Getting to the end of your schooling career and finishing your matric exams can be both rewarding and exciting. As things stand, the National Senior Certificate (NSC) is the only widely recognised school-level qualification in South Africa. Completing matric unlocks opportunities for further study or employment. But it’s no secret that learners in South Africa face many roadblocks on their journey to school completion. Around 40% of learners who start school in Grade 1 will drop out of school before completing matric. Often, the decision to drop out comes at the end of a long process of disengagement in which a learner is pushed or pulled away from school because of disruptions to their education at home, at school or in their community. One such push-out factor is when a learner is denied access because they don’t have a birth certificate or identity document to submit to the school for administrative purposes.
Thandi is 17 years old and lives in East London. She had worked hard throughout her schooling career and was looking forward to wrapping up with a strong performance in her matric examination. However, in 2020, she was told that she would not be able to write her exams because she didn’t have an identity document. But Thandi was not deterred; she repeated the grade and hoped to write her matric exams the following year. Unfortunately, she was again told that she would not be able to write her exams.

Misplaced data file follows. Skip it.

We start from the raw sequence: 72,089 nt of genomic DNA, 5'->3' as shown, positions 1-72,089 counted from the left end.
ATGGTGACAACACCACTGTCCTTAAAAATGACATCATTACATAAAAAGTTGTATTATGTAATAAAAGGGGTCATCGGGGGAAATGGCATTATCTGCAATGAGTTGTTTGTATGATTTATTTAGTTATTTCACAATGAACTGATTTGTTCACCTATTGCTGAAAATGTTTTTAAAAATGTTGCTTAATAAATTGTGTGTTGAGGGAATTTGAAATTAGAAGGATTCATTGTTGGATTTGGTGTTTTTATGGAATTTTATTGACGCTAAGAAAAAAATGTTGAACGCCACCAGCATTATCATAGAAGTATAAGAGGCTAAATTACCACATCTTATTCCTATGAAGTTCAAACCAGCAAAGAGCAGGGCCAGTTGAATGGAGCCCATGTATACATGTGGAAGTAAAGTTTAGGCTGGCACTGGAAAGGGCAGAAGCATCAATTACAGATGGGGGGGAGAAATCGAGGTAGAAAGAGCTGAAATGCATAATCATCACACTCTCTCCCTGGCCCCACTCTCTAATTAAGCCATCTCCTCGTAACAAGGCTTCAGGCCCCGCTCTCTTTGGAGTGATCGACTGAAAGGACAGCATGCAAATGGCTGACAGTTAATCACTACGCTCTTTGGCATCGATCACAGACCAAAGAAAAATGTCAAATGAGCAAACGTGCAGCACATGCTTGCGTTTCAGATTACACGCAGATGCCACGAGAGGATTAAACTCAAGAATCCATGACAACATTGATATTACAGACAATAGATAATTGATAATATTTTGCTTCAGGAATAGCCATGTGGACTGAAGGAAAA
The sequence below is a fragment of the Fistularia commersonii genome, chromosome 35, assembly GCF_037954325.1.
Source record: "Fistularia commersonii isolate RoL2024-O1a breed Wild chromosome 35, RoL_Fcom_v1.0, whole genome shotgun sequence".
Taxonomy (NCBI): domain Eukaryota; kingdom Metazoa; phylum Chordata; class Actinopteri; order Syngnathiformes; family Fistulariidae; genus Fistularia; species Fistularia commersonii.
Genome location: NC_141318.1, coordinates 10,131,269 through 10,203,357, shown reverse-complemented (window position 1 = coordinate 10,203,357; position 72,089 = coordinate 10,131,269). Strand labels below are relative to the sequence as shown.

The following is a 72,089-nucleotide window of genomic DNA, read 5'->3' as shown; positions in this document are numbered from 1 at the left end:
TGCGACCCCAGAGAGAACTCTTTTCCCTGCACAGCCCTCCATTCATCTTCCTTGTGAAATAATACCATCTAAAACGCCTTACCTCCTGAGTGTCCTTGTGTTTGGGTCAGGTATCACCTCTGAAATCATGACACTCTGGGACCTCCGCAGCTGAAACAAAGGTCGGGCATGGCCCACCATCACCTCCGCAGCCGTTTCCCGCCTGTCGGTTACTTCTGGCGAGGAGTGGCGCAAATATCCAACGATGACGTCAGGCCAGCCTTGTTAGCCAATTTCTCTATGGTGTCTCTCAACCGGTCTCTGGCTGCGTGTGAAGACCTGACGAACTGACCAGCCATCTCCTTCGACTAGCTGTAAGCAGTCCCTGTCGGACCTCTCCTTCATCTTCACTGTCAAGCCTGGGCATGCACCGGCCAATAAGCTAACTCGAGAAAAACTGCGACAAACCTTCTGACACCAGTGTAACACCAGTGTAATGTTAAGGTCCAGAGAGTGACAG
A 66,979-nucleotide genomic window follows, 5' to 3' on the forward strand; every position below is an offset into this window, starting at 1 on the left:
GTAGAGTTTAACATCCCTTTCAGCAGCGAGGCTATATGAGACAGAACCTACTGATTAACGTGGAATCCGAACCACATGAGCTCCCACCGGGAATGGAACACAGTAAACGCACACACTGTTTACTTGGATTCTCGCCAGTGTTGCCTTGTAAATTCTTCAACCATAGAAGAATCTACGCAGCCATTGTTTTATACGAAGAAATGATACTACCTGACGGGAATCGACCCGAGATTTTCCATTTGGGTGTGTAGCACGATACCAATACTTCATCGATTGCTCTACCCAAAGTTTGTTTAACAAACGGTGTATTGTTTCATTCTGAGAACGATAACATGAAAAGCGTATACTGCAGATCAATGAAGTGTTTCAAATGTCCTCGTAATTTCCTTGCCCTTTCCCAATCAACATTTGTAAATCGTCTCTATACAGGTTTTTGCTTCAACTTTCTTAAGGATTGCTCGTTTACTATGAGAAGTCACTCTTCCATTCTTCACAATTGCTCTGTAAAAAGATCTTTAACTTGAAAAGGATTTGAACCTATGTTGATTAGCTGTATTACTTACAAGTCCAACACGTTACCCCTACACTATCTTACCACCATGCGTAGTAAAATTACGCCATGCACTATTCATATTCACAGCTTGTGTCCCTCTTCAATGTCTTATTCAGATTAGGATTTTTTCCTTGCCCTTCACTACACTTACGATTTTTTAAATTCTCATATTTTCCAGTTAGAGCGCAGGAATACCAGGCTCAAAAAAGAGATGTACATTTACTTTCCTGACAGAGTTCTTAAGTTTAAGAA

With the help of a concerned teacher in her school and local NGO, Small Projects Foundation, a senior official in her school district was asked to intervene and Thandi could finally sit for her exams in 2021.
The absence of a birth certificate or identity document is not a roadblock unique to matric learners. Luyanda an 8-year-old boy from North Riding in Gauteng faced similar circumstances when his mother was told that he would no longer be able to attend school because he did not have a birth certificate. This was compounded by the fact that he did not have a transfer letter from his previous school. So, the National Association of Child Care Workers (NACCW) stepped in to help. The organisation connected Luyanda’s family with a social worker who helped them with the application process for a birth certificate and assisted Luyanda’s mother to apply for a social grant. NACCW staff also accompanied Luyanda’s mother to her son’s school and convinced the principal to re-enrol Luyanda.
Christina Morris, a teacher from Paarl in the Western Cape saw a similar situation play out in her school. She explains how a learner in her class was on the verge of dropping out after he was told that he wouldn’t be allowed to continue attending school without a birth certificate.
Hearing the news upset Morris: “I reached out to the Khula Development Group (KDG), a local NGO, and they assisted with getting him a birth certificate from Home Affairs. Without it, he may very well have been a dropout. He’s still in school now and is in my Grade 3 class.”
What’s evident from these stories is that being undocumented can be a major roadblock to enrolling and completing school, even when legislation is on your side. So, how do you ensure this doesn’t happen to you or someone you know?
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